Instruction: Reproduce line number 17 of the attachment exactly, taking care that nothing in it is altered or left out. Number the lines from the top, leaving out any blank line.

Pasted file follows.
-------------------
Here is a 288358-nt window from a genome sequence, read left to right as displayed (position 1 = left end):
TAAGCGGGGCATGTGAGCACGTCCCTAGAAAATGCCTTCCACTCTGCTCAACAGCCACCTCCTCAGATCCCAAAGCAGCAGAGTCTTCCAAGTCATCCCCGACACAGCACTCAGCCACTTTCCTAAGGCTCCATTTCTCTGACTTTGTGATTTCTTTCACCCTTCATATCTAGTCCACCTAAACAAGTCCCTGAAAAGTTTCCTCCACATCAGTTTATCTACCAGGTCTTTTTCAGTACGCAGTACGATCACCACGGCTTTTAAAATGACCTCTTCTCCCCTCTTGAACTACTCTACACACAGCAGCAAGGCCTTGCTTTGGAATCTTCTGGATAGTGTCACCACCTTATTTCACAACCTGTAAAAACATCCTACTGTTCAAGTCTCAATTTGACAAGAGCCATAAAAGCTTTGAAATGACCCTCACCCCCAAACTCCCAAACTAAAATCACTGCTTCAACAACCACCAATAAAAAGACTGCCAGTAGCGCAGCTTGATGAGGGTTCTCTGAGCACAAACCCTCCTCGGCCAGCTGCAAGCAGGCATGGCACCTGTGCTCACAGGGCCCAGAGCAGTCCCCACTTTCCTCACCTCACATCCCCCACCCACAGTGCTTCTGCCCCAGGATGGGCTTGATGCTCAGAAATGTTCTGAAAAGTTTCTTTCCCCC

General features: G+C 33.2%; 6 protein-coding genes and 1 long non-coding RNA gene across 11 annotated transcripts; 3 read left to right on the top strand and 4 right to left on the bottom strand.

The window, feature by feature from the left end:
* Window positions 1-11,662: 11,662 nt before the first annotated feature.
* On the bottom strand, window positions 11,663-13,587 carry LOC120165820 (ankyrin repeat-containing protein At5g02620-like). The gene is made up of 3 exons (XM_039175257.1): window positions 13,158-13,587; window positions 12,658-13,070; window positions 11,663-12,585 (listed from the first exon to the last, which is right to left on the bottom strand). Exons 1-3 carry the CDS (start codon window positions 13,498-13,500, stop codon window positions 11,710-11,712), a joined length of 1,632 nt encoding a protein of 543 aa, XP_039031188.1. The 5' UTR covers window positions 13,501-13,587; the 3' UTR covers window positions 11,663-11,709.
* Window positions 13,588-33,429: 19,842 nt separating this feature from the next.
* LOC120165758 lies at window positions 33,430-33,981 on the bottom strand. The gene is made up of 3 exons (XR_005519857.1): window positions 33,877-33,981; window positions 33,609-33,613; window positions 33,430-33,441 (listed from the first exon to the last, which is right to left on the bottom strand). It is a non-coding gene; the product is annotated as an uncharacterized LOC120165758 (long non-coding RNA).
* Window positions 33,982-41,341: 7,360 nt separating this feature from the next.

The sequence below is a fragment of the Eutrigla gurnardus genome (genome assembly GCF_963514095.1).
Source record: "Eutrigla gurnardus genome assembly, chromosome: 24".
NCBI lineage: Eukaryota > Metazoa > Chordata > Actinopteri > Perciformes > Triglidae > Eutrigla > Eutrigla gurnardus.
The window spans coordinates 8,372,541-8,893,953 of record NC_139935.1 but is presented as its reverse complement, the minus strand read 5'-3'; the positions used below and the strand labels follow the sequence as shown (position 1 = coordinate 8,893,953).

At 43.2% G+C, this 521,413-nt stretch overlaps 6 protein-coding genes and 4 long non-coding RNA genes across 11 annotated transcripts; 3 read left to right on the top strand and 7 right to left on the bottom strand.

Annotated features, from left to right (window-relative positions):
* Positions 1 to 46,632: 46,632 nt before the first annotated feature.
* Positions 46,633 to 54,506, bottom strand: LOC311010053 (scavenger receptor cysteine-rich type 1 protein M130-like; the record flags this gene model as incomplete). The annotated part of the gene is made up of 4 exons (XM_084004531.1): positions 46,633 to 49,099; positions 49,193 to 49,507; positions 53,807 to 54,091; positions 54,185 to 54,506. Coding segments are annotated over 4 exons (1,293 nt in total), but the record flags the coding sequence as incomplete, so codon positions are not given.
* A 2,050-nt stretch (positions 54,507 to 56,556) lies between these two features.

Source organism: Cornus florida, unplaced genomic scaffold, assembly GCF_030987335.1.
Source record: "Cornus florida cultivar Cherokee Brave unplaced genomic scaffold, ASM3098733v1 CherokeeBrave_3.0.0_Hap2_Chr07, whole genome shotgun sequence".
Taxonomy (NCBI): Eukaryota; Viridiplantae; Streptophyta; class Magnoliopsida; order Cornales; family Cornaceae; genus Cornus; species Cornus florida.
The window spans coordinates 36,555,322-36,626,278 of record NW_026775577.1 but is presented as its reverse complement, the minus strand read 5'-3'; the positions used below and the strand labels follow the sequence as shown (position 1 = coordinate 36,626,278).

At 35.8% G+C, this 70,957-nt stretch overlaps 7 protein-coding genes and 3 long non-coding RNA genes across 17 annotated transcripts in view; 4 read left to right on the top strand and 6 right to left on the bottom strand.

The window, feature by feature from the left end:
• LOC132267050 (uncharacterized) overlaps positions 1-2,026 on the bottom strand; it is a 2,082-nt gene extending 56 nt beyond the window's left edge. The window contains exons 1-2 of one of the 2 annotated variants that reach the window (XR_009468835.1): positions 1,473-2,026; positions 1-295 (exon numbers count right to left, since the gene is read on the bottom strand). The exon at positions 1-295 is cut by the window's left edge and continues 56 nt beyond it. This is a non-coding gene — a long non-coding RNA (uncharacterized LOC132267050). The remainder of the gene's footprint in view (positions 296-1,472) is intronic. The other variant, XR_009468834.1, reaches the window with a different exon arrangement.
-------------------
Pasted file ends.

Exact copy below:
* Positions 46,633 to 54,506, bottom strand: LOC311010053 (scavenger receptor cysteine-rich type 1 protein M130-like; the record flags this gene model as incomplete). The annotated part of the gene is made up of 4 exons (XM_084004531.1): positions 46,633 to 49,099; positions 49,193 to 49,507; positions 53,807 to 54,091; positions 54,185 to 54,506. Coding segments are annotated over 4 exons (1,293 nt in total), but the record flags the coding sequence as incomplete, so codon positions are not given.